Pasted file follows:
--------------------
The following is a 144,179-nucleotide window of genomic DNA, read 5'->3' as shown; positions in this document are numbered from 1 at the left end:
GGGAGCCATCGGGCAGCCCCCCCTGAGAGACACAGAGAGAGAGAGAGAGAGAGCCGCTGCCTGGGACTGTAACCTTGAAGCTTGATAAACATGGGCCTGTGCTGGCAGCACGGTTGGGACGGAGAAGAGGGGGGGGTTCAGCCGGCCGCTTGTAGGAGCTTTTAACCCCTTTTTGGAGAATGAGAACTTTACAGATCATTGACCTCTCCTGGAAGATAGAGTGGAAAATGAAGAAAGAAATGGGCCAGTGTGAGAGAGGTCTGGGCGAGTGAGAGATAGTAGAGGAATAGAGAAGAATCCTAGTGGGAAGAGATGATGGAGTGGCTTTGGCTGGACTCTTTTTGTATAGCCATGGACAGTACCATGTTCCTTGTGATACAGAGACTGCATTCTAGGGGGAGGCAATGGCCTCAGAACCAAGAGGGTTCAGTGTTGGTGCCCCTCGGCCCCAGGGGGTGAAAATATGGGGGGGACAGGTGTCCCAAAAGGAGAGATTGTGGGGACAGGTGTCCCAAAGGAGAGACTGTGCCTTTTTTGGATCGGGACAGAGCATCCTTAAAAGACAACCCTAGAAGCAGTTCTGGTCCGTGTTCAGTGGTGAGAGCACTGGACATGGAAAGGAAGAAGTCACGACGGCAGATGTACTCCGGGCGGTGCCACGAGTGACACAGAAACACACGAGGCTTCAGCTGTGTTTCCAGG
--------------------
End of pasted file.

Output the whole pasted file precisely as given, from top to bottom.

The following is a 144,179-nucleotide window of genomic DNA, read 5'->3' as shown; positions in this document are numbered from 1 at the left end:
GGGAGCCATCGGGCAGCCCCCCCTGAGAGACACAGAGAGAGAGAGAGAGAGAGCCGCTGCCTGGGACTGTAACCTTGAAGCTTGATAAACATGGGCCTGTGCTGGCAGCACGGTTGGGACGGAGAAGAGGGGGGGGTTCAGCCGGCCGCTTGTAGGAGCTTTTAACCCCTTTTTGGAGAATGAGAACTTTACAGATCATTGACCTCTCCTGGAAGATAGAGTGGAAAATGAAGAAAGAAATGGGCCAGTGTGAGAGAGGTCTGGGCGAGTGAGAGATAGTAGAGGAATAGAGAAGAATCCTAGTGGGAAGAGATGATGGAGTGGCTTTGGCTGGACTCTTTTTGTATAGCCATGGACAGTACCATGTTCCTTGTGATACAGAGACTGCATTCTAGGGGGAGGCAATGGCCTCAGAACCAAGAGGGTTCAGTGTTGGTGCCCCTCGGCCCCAGGGGGTGAAAATATGGGGGGGACAGGTGTCCCAAAAGGAGAGATTGTGGGGACAGGTGTCCCAAAGGAGAGACTGTGCCTTTTTTGGATCGGGACAGAGCATCCTTAAAAGACAACCCTAGAAGCAGTTCTGGTCCGTGTTCAGTGGTGAGAGCACTGGACATGGAAAGGAAGAAGTCACGACGGCAGATGTACTCCGGGCGGTGCCACGAGTGACACAGAAACACACGAGGCTTCAGCTGTGTTTCCAGG